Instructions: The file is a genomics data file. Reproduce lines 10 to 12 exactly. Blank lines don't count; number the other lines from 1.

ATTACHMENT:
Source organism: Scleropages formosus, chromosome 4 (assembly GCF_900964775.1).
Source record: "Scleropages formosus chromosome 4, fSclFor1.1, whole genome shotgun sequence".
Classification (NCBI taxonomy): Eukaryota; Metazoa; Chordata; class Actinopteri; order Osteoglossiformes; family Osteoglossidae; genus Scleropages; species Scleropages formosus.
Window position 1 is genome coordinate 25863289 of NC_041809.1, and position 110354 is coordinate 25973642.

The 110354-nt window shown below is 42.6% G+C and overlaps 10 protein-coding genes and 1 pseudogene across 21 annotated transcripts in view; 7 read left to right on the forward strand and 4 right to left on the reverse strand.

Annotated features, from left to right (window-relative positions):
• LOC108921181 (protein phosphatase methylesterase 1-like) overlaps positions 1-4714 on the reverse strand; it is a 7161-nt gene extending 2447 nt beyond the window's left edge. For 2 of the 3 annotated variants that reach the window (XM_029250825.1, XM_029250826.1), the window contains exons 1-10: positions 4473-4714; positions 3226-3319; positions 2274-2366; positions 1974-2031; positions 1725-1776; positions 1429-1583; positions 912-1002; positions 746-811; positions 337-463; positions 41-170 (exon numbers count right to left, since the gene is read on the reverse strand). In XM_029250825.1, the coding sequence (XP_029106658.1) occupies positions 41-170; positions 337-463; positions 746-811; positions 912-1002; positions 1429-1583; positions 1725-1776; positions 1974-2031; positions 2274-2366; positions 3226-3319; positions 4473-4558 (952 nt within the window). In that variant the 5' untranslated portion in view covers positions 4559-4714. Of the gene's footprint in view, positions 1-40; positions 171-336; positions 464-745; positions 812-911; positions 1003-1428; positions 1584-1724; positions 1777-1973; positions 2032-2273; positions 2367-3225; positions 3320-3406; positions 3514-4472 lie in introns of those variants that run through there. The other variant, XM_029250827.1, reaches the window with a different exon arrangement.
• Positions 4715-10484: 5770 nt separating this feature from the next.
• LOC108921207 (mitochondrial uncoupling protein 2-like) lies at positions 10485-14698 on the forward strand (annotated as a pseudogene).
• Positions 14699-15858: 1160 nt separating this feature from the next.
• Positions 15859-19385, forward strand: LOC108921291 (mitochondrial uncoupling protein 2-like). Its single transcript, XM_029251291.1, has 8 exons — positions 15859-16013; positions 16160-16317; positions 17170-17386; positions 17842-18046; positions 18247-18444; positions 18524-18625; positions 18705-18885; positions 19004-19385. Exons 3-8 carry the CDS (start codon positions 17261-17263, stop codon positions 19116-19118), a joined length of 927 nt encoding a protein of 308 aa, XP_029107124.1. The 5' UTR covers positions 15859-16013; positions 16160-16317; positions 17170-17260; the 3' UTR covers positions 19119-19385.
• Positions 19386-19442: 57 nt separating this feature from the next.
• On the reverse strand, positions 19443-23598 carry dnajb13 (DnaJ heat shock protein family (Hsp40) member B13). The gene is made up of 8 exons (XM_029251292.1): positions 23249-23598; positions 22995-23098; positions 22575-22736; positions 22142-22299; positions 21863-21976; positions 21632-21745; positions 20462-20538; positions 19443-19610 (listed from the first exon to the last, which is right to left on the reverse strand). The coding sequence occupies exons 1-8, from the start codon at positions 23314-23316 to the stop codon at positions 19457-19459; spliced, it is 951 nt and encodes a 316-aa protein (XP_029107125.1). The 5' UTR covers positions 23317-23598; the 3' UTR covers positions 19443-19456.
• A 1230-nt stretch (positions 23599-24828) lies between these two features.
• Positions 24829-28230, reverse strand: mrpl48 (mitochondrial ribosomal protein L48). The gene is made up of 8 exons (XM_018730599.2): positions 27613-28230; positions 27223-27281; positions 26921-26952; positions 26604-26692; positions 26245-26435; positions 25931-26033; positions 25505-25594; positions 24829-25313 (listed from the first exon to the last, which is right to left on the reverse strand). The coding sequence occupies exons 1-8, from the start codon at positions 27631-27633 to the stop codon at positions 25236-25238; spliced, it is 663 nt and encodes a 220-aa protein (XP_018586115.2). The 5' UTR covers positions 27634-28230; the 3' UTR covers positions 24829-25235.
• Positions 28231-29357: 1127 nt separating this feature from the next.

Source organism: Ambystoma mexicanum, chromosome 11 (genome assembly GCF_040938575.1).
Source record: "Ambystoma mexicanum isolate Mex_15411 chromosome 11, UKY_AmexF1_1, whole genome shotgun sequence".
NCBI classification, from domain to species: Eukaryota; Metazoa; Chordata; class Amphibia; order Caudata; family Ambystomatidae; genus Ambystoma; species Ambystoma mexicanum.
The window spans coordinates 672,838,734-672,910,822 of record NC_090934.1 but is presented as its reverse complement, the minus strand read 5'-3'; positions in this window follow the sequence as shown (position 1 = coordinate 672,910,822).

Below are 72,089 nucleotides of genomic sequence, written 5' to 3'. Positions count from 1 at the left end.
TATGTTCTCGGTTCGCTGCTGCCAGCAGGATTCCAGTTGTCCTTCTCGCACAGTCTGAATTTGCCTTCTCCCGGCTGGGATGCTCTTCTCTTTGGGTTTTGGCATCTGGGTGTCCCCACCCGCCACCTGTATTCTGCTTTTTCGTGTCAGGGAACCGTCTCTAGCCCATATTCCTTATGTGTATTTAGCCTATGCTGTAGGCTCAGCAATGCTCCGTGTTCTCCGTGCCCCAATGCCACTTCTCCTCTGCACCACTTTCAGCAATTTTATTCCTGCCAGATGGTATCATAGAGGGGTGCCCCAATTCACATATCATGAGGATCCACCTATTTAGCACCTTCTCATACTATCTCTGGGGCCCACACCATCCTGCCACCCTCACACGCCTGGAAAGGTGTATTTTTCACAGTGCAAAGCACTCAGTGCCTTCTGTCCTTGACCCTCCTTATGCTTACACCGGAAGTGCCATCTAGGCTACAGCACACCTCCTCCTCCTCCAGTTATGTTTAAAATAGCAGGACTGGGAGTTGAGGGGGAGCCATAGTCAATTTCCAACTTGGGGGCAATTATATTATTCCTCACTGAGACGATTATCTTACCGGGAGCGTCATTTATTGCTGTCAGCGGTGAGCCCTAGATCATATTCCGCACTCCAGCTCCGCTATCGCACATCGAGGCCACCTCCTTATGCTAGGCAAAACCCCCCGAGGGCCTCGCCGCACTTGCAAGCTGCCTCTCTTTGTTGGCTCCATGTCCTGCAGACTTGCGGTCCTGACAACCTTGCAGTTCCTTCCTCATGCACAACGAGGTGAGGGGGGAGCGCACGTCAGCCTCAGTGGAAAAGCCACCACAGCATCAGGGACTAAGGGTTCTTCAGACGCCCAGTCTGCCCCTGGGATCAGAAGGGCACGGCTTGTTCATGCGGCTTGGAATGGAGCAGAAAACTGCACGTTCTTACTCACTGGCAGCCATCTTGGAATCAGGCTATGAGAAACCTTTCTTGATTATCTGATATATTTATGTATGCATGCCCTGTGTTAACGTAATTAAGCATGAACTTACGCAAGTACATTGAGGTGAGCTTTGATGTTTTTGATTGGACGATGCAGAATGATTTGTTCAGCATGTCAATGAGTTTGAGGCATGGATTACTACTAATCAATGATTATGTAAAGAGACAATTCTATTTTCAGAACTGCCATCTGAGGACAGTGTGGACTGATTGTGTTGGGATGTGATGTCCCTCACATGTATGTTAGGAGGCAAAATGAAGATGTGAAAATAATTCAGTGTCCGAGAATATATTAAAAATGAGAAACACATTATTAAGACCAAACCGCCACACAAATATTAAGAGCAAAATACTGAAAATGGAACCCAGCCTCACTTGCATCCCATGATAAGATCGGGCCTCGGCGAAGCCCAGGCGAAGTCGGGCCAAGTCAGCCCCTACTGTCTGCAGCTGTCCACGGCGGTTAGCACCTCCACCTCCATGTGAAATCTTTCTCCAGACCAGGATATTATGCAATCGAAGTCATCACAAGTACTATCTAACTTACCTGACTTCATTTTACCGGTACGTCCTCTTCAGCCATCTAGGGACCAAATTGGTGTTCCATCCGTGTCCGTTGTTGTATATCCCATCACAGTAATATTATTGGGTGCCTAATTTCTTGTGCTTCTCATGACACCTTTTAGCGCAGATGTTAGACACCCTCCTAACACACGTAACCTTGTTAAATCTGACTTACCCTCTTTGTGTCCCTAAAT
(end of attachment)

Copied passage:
• Positions 14699-15858: 1160 nt separating this feature from the next.
• Positions 15859-19385, forward strand: LOC108921291 (mitochondrial uncoupling protein 2-like). Its single transcript, XM_029251291.1, has 8 exons — positions 15859-16013; positions 16160-16317; positions 17170-17386; positions 17842-18046; positions 18247-18444; positions 18524-18625; positions 18705-18885; positions 19004-19385. Exons 3-8 carry the CDS (start codon positions 17261-17263, stop codon positions 19116-19118), a joined length of 927 nt encoding a protein of 308 aa, XP_029107124.1. The 5' UTR covers positions 15859-16013; positions 16160-16317; positions 17170-17260; the 3' UTR covers positions 19119-19385.
• Positions 19386-19442: 57 nt separating this feature from the next.